- DO Parc de Guell - This massive park in the middle of Barcelona was also designed by Gaudi and where his house of 20 years still stands. We went a little later in the day, didn’t have a lot of time to explore every inch of the park, but the parts we saw were very impressive (primarily the houses and gardens).
- DO the Beaches: We went to a couple of beaches in Barcelona. We went to a smaller one by our AirBnb on a weekday and this was a lot more relaxed when it came to the number of people and also the attire or lack thereof ;). On the weekend we checked out one of the more popular beaches in Barcelona and it was a totally different scene with loads of people. And as long as you constantly re-apply sunscreen you can stay there all day because vendors are constantly selling food, water and alcohol.
- DO Picasso Museum - Caitlin definitely has a bigger appreciation for art than I do, but I was pleasantly surprised with the Picasso museum. I just knew him as the dude that painted the pictures of messed up faces, but learning about his life and all of his works was fascinating. We would also highly suggest getting the audio guide to follow along.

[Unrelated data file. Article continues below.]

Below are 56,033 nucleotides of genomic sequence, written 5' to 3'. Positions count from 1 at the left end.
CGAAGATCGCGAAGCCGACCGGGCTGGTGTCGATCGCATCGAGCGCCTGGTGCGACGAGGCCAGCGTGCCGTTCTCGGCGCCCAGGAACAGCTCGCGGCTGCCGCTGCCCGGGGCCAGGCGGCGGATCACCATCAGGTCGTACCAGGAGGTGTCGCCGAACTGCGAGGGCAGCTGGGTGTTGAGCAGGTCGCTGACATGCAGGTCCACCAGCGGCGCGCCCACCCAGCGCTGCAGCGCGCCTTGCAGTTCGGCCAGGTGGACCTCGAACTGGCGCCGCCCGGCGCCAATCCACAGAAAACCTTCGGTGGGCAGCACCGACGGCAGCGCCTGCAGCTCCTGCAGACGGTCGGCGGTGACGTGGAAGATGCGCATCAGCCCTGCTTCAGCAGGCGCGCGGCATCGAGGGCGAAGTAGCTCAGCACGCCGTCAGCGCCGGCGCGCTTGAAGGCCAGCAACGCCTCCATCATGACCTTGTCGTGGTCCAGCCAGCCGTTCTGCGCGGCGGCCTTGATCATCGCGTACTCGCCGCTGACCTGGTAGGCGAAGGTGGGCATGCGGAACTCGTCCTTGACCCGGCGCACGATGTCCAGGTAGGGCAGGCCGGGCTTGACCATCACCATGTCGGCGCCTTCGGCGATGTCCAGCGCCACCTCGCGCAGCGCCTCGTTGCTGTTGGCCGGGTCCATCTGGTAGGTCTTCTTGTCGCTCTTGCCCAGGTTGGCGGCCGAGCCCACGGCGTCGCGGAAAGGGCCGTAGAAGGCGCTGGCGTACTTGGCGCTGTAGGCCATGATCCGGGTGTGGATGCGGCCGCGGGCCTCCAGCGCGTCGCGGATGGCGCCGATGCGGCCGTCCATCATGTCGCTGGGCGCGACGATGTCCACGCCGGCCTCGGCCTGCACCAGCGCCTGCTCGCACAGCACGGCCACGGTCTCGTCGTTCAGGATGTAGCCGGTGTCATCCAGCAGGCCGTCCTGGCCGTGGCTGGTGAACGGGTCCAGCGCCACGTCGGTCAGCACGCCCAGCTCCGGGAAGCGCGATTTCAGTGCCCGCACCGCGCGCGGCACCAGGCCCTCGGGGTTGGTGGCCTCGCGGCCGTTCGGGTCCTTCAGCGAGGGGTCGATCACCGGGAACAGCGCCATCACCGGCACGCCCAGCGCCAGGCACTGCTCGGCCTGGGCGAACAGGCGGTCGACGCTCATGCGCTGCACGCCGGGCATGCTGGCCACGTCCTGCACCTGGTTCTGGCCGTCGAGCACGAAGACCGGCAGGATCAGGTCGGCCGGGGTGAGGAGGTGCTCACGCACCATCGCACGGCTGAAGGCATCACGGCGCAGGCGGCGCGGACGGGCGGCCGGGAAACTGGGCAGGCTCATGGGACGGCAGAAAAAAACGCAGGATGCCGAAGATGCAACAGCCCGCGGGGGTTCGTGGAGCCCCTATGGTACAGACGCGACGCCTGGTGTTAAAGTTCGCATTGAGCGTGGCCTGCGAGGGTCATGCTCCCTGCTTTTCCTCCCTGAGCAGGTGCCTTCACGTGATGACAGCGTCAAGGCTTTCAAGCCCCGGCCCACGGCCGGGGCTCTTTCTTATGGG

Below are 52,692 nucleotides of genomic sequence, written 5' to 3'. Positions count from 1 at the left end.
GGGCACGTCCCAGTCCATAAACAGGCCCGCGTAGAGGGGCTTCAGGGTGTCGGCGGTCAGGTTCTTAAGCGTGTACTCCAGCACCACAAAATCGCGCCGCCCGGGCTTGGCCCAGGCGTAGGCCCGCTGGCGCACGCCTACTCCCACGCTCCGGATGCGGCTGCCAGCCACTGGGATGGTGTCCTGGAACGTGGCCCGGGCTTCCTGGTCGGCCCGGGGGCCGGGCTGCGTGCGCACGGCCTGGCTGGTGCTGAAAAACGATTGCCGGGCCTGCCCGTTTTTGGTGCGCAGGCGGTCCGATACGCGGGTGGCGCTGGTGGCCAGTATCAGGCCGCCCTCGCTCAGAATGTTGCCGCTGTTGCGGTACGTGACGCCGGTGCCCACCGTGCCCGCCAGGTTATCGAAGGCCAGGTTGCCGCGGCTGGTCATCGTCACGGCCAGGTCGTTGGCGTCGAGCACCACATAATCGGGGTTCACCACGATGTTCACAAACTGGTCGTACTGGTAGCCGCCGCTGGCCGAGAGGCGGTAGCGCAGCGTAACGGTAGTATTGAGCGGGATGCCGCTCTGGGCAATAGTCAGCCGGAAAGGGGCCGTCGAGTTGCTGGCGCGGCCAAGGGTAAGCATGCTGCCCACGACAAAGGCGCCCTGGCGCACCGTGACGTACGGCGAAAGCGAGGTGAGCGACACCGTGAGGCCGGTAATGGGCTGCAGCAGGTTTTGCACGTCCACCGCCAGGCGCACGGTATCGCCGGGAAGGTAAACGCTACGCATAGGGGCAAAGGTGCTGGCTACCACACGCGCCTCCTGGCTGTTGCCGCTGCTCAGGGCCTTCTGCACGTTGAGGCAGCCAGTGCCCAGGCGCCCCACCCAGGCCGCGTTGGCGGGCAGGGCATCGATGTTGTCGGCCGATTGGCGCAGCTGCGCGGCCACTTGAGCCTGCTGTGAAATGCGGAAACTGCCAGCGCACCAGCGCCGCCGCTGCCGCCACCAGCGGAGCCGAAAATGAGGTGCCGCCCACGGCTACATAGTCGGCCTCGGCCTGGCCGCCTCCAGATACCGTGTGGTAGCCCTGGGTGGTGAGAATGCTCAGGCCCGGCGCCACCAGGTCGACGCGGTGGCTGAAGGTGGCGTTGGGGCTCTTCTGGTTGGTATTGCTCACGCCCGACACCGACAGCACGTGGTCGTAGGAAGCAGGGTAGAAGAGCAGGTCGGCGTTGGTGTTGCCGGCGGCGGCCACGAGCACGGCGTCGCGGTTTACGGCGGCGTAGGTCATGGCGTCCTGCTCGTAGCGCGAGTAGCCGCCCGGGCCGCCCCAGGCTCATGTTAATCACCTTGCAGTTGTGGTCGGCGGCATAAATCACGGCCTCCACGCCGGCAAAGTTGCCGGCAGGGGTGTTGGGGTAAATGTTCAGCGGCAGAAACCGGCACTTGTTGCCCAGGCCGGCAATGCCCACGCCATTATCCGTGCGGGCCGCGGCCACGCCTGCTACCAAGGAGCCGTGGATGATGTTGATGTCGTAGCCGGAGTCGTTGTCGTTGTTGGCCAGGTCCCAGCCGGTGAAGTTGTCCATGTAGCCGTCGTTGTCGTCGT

- Maybe Do Montserrat: This is about an hour train ride outside of Barcelona, so if you have time, we suggest trying to make it out here. Montserrat is a monastery that is built in the mountains. We decided to hike up, which was about 1 ½ hours. Being in the dead of summer, the hike was a bit grueling. Your other option is taking a cable car or train up.
- Maybe Do Parc del Laberint & Horta - Another cool park that is a little outside the city center. The main attraction is the maze in the middle of the park that was actually a little more difficult than we had imagined. It also didn’t help we were doing it in 90 degree weather so felt like we were trapped in an oven.
- Maybe Do Castell de Montjuic - The castle itself isn’t necessarily the most exciting structure you can visit but the views of the city and ocean made this trip worthwhile for us. There aren’t a lot of “lookouts” over such a large city so that’s what makes this so cool and (in the past) strategic.